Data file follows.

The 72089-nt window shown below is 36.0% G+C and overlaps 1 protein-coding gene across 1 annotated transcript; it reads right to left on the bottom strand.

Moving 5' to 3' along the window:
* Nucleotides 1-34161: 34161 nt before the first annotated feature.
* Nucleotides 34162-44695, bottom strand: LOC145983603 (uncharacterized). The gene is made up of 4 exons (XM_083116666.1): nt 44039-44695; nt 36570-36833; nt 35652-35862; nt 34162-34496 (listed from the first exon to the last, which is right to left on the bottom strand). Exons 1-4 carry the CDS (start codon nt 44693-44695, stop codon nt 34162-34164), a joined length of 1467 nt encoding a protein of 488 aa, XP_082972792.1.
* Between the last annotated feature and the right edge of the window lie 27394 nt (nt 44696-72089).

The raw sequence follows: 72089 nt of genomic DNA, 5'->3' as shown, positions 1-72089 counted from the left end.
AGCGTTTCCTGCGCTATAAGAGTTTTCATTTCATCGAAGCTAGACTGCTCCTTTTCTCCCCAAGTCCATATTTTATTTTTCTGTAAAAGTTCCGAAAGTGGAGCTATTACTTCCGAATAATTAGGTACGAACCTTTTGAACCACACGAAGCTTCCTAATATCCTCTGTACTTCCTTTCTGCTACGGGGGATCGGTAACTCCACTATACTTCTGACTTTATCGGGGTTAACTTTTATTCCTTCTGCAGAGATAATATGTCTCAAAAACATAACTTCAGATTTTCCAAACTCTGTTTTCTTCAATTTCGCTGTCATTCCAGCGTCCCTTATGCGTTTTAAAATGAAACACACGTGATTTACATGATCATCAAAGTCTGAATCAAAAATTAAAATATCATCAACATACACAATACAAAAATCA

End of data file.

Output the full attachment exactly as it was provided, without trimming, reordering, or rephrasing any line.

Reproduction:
The 72089-nt window shown below is 36.0% G+C and overlaps 1 protein-coding gene across 1 annotated transcript; it reads right to left on the bottom strand.

Moving 5' to 3' along the window:
* Nucleotides 1-34161: 34161 nt before the first annotated feature.
* Nucleotides 34162-44695, bottom strand: LOC145983603 (uncharacterized). The gene is made up of 4 exons (XM_083116666.1): nt 44039-44695; nt 36570-36833; nt 35652-35862; nt 34162-34496 (listed from the first exon to the last, which is right to left on the bottom strand). Exons 1-4 carry the CDS (start codon nt 44693-44695, stop codon nt 34162-34164), a joined length of 1467 nt encoding a protein of 488 aa, XP_082972792.1.
* Between the last annotated feature and the right edge of the window lie 27394 nt (nt 44696-72089).

The raw sequence follows: 72089 nt of genomic DNA, 5'->3' as shown, positions 1-72089 counted from the left end.
AGCGTTTCCTGCGCTATAAGAGTTTTCATTTCATCGAAGCTAGACTGCTCCTTTTCTCCCCAAGTCCATATTTTATTTTTCTGTAAAAGTTCCGAAAGTGGAGCTATTACTTCCGAATAATTAGGTACGAACCTTTTGAACCACACGAAGCTTCCTAATATCCTCTGTACTTCCTTTCTGCTACGGGGGATCGGTAACTCCACTATACTTCTGACTTTATCGGGGTTAACTTTTATTCCTTCTGCAGAGATAATATGTCTCAAAAACATAACTTCAGATTTTCCAAACTCTGTTTTCTTCAATTTCGCTGTCATTCCAGCGTCCCTTATGCGTTTTAAAATGAAACACACGTGATTTACATGATCATCAAAGTCTGAATCAAAAATTAAAATATCATCAACATACACAATACAAAAATCA